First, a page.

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Bus tour brings ‘Seinfeld’ to UC Berkeley campus

on October 14, 2008


BERKELEY, Oct. 14 –- With the financial markets in ruin and the economy at a near stand-still, people are looking for a break.  And perhaps, more than ever, they need a good laugh.

So when Sony, who owns the syndication rights to the hit TV sitcom “Seinfeld,” teamed up with a New York-based volunteer-recruitment organization to bring its Seinfeld Campus Tour to universities and malls across the country, the partnership seemed complimentary.

“We knew at the very beginning that we wanted to do something for the communities,” said Erica Williams, managing partner at Yardstick, the company Sony contracted to bring the “Seinfeld” bus concept to fruition. “Do Something! has a youth and social change component that we were looking for.”

The mission of is to inspire volunteerism among young people.

Today, fans got a special treat here as the bus made its way to Spieker Plaza on the University of California-Berkeley campus as part of its tour.  The interactive bus pays homage to the hit sitcom with a collection of memorabilia, Internet access to various Seinfeld web pages, and iconic food items.

The “Seinfeld” bus is nearing the end of its 26-city tour, which began in early August in Florida and ends this month in Ohio.

“It allows the Millennials who loved the show to interact with their favorite characters in new ways and to encourage new people to watch the show,” said Pamela Brown, a Sony spokeswoman.  “Seinfeld has been off the air for 10 years, but it’s still one of the top five shows in syndication.”

Passersby were welcomed onboard the 60-foot-long bus, lined with original costumes and props from the show, including an original script, a director’s clapboard and one of its Emmy awards.  At the rear of the bus, fans were also treated to sit and eat free frozen yogurt at a mini recreation of Monk’s Café, the staple gathering place for the gang, as they watched reruns on large plasma televisions mounted on the walls.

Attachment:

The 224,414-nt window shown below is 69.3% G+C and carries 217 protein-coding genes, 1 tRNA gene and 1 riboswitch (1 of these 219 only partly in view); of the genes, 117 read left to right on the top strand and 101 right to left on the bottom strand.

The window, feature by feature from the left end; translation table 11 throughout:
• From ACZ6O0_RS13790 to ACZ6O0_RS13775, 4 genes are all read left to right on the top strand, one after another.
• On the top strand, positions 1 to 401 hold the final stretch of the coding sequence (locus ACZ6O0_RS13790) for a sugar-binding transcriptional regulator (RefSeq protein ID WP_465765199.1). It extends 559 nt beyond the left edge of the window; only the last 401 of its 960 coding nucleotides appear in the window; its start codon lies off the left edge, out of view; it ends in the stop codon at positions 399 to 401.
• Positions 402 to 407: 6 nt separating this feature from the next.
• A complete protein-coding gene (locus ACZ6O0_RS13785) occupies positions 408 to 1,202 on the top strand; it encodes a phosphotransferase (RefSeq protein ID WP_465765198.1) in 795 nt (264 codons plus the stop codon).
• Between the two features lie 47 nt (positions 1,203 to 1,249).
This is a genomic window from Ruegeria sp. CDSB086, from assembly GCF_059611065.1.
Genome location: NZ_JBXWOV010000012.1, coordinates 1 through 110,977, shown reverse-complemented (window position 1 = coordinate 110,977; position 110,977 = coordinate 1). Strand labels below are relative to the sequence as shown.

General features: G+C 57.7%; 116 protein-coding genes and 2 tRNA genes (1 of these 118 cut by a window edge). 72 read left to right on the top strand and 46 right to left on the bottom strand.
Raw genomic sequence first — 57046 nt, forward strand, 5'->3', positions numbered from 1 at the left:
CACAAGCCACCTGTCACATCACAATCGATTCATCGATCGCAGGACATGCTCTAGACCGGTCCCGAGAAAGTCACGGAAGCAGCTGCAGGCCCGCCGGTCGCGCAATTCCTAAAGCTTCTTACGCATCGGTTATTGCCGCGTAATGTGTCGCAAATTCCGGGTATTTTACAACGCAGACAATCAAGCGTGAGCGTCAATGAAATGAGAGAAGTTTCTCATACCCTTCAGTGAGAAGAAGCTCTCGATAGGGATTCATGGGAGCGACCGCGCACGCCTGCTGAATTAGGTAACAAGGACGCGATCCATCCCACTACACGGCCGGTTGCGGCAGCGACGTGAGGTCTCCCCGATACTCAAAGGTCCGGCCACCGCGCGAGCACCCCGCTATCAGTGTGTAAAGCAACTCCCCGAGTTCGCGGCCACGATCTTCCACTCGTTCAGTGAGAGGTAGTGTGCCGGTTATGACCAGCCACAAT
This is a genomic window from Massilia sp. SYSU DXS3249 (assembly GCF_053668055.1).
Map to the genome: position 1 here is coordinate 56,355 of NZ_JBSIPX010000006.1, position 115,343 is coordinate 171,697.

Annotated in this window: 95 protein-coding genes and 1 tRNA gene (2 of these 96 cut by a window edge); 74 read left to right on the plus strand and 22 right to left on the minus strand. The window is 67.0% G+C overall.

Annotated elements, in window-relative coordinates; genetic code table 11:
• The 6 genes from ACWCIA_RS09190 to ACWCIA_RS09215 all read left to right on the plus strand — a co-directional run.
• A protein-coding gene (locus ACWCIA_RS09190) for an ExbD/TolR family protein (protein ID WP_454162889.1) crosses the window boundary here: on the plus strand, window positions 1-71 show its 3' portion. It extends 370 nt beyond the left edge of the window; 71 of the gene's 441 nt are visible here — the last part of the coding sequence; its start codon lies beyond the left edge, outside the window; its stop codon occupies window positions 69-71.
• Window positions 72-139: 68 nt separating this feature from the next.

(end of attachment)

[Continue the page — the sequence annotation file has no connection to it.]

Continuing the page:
They were also free to take Twix bars, Snickers, and black-and-white cookies, Jerry’s favorite on the show.

Three computers were also made available to peruse the show’s Myspace and Facebook pages and its official site. Outside, fans got to have their pictures taken with a life-size cutout of Jerry, Elaine, George, and Kramer—the show’s main characters.  The photos will be viewable on the Seinfeld Web site within a week at

As part of’s initiative, the students were encouraged to donate canned goods at marked bins and to tell others to donate as well.  All of the food items are then donated to a local food bank.

“I loved the show,” said Erik Sheedy, 20, an undergraduate student.  “My dad and I used to watch this show together, and the sarcasm and character dynamics were great.  This bus does a pretty good job of recreating the show’s feel, especially the café lounge.”

Even though Sheedy wasn’t aware of the food drive, he said it was a good idea to have the two activities together.

“The great thing about the show was that the whole family could enjoy it,” said Williams.  “The show had so many layers, everyone found something they could take away from it.”

One student said she felt the bus tour is attempting to clean up the sitcom’s image.

“I think they’re promoting Seinfeld to increase the viewership of its syndicated show,” said Claudia Garcia, 27, an undergraduate student.

Garcia said that the show’s ratings might have suffered after Michael Richards, who played Kramer, used racist remarks during one of his stand-up routines.

“After my mother heard about that,” Garcia said, “she stopped watching.”

When asked if she still watches the show, Garcia said, “I separate the characters on TV from their personal lives.  I still think it’s a great show.”||||||||||||||||||

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Photo by Basil D Soufi
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